West Indian (Jamaican) migrant workers cultivating tobacco under shade netting on the DuBon farm of the Imperial Agricultural Corp. in Windsor in the 1950s. WHS collections 1993.6.2, gift of Bob Silliman.

What would it be like to come to this town after a harrowing ocean voyage and adjust to a new climate, new foods, new working conditions, and racial prejudice, as well? Fay Clarke Johnson tells the story of Jamaicans who left their lovely, temperate island to find work in the Connecticut River Valley during World War II in her 1995 book Soldiers of the Soil. In 2002, she gave us permission to adapt the following from her book:

“Keep the Boys In Smokes”

This was the motto appearing on billboards and newspapers. “The Boys” were young American men converted to soldiers in WWII when lung cancer was unknown in the 1940s. It was fashionable to smoke. It was soothing to smoke, and the Connecticut River Valley provided some of the world’s finest tobacco. If the young men who worked the tobacco fields were in Europe soldiering, who would grow and process the tobacco? The answer came from imported help, and the Valley’s large growers turned their eyes south for the help they needed.

Young Jamaican men, descendants of slaves, jumped at the chance to better themselves and come to the States. They left their war-devastated farms for Montego Bay, where they were recruited and boarded the SS Shank, aka “The Starvation Boat.” There were 5,200 underfed people on this ship, which tilted so dangerously there were restrictions on how many passengers could stay on which side of the ship. Night time lights and lit cigarettes were taboo for fear of being torpedoed. These ships were attacked by German U-boats, and large sharks were visible in the sea from the overloaded decks. They sailed up the Mississippi River, and the newcomers were unloaded in army barracks. They were told that people up north thought they were monkeys and that they had tails. When they arrived in Miami, they were taken from the ships by truck to a place called “the Monkey Jungle.” The Jamaicans had no control over which farms the US Government would send them but they quickly prayed for a job in the north where racial prejudice was not so blatant.

Jamaican men and local women pulling plants from seedbeds on the DuBon farm, 1950s. WHS collections 1993.6.24, gift of Bob Silliman.

In May 1943 thirteen hundred Jamaican men arrived in Connecticut. By July nearly 800 were working the 5,500 acres of shade tobacco. Some were dispersed to dairy, potato, beef, or chicken farms. And it was good! Local farm associations praised the diligent newcomers and their accomplishments. They were paid $4.50 for a nine-hour work day. They resided in camps, sometimes as big as 500 men in a camp. One dollar per day was deducted from their pay and sent to their Jamaican families for support. At the end of the 1943 season, they headed for home before the snows came. Some lingered in Florida for more farm work before returning to their island homes.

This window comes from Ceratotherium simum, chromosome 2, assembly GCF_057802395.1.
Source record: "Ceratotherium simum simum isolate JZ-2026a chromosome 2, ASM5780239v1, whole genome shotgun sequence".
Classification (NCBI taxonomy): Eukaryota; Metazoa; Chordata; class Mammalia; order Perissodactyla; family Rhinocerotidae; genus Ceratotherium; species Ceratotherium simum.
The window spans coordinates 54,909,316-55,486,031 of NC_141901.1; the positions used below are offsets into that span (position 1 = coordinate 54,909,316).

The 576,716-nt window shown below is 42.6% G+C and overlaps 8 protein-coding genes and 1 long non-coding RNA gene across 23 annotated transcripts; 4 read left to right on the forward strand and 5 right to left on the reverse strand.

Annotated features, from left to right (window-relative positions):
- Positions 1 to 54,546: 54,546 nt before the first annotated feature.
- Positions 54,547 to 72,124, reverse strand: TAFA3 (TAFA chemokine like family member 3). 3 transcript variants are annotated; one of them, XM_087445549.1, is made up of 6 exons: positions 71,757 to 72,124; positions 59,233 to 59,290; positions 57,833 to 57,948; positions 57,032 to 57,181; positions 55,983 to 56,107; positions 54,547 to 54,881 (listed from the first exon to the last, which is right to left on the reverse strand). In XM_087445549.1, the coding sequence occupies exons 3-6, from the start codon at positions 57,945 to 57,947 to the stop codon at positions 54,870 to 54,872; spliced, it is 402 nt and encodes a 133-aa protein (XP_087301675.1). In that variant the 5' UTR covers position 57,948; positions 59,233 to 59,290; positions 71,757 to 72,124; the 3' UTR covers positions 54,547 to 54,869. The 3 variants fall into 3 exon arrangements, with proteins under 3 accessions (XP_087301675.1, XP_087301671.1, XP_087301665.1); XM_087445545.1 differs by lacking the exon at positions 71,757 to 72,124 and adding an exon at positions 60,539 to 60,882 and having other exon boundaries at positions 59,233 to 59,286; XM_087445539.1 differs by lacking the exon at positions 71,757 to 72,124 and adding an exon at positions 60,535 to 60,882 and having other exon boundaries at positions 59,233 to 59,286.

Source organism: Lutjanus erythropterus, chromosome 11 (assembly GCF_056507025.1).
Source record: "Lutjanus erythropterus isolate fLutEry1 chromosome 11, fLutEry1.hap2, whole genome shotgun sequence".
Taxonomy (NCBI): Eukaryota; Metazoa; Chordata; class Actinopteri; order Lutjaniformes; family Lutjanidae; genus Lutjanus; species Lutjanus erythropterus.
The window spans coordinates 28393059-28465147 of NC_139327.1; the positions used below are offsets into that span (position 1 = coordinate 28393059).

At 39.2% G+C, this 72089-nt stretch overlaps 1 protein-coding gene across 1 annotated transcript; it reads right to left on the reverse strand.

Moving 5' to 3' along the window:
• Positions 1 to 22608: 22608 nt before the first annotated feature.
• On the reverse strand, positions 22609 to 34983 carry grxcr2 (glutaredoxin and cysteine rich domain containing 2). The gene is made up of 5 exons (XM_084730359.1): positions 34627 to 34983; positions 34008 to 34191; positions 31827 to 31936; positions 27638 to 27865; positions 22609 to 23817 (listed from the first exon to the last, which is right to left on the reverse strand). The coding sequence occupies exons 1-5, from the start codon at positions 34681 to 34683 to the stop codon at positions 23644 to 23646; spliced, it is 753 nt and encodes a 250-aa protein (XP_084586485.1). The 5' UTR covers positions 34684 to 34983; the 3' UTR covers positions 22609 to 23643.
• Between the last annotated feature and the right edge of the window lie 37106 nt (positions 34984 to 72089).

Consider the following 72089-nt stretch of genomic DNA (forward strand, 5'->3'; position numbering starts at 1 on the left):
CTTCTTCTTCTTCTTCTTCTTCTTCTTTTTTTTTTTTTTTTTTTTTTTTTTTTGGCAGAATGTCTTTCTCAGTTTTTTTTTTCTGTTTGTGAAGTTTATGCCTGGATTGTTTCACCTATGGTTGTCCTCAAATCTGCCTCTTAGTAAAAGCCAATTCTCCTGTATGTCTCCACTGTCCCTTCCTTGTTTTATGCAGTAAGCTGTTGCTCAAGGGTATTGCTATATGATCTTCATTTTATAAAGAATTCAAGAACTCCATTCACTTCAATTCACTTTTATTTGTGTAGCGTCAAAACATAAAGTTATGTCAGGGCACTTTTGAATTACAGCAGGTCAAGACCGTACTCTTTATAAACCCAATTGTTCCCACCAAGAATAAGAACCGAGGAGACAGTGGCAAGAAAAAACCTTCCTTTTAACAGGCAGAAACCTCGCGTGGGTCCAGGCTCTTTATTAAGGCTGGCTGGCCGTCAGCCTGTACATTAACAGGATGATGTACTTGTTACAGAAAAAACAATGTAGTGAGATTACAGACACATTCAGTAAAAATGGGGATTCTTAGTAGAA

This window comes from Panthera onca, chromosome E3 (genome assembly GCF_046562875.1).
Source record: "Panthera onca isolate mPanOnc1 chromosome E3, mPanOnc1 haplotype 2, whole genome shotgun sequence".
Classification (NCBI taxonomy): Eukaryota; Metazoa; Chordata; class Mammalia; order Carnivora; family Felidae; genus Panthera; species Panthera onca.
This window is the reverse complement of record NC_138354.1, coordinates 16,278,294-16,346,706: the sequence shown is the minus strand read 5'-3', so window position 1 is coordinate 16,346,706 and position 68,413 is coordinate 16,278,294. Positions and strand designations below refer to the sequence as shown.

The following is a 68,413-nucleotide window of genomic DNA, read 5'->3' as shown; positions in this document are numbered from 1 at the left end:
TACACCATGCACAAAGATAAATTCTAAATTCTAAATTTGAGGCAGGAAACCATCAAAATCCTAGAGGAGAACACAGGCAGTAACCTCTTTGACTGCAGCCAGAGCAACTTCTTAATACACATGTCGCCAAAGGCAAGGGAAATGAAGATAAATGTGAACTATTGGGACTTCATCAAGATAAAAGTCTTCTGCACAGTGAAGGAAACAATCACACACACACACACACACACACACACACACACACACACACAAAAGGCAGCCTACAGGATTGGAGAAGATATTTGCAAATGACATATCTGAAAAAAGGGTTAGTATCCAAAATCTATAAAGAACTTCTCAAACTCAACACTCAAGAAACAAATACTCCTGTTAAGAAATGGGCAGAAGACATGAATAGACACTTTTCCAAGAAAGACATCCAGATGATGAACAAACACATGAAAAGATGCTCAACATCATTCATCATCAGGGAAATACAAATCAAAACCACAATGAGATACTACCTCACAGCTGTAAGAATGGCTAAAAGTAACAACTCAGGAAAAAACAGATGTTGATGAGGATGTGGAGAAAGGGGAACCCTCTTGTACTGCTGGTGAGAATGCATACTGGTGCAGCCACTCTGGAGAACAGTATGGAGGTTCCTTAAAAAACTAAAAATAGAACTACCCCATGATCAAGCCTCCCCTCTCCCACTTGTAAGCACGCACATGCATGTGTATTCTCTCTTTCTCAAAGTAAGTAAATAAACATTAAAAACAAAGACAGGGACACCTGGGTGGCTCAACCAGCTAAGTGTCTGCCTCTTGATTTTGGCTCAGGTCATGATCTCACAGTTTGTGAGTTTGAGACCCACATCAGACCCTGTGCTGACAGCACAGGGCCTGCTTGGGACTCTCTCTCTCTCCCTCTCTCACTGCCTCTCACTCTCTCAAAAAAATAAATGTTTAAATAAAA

Workers riding a two-row Bemis setter to plant tobacco at the DuBon Farm, 1950s. WHS collections 1993.6.10, gift of Bob Silliman.

The next year they returned for more work and the year after. When the war ended in 1945, the Jamaicans would have been sent home forever until the U.S. government realized that the homecoming soldiers would be working in Connecticut’s converted war plants, thus leaving fewer workers for agriculture. The future of the Jamaican workers was questionable. One of the workers, Alfred Chambers, explained the situation:

They brought a lot of the Polish guys over here because they had used them as spies to get into Germany so that was kind of a compensation for them. I used to drive a bus and a truck on the farm. One day the boss said to me, “Let this guy drive; you accompany him and show him the area where you go.” I told him I was not going to do that. I went home without a job.

The Jamaicans were being substituted by displaced persons from the war in Europe. However, our migrant workers had learned that if they resided in the states for seven years, they were entitled to a permanent visa. They sought legal help and soon found themselves living as permanent residents in America. Fay tells us, “Making a life on their own and surviving in the community at large was the new challenge facing the farm workers. …Finding places to live was more difficult than they could imagine. They relied mostly on help from their local churches.” They needed to help each other with their new lives and started by establishing the West Indian Social Club. Its focus was the game of cricket, but it quickly became their home away from home.

Wedding party of Oliver and Willie Mae Milward, 1946. Oliver Milward and Lancelot Gordon Sr. (standing behind and to the right of the groom) were both Jamaican farm workers and founding members of the West Indian Social Club of Hartford. WHS collections 2018.3.1, gift of Mark Milward.

Recording Their Story

The Club is where Fay Johnson met the Jamaican workers 50 years after they entered the Connecticut River Valley tobacco fields. They were very proud of their club, eager to find young people to carry on the traditions they had established and honor their Jamaican community’s early history. Fay interviewed seven men from the club; and, with the help of St. Joseph College, was able to record their stories into this book.


Originally published in the Windsor Historical Society Newsletter, January, 2002.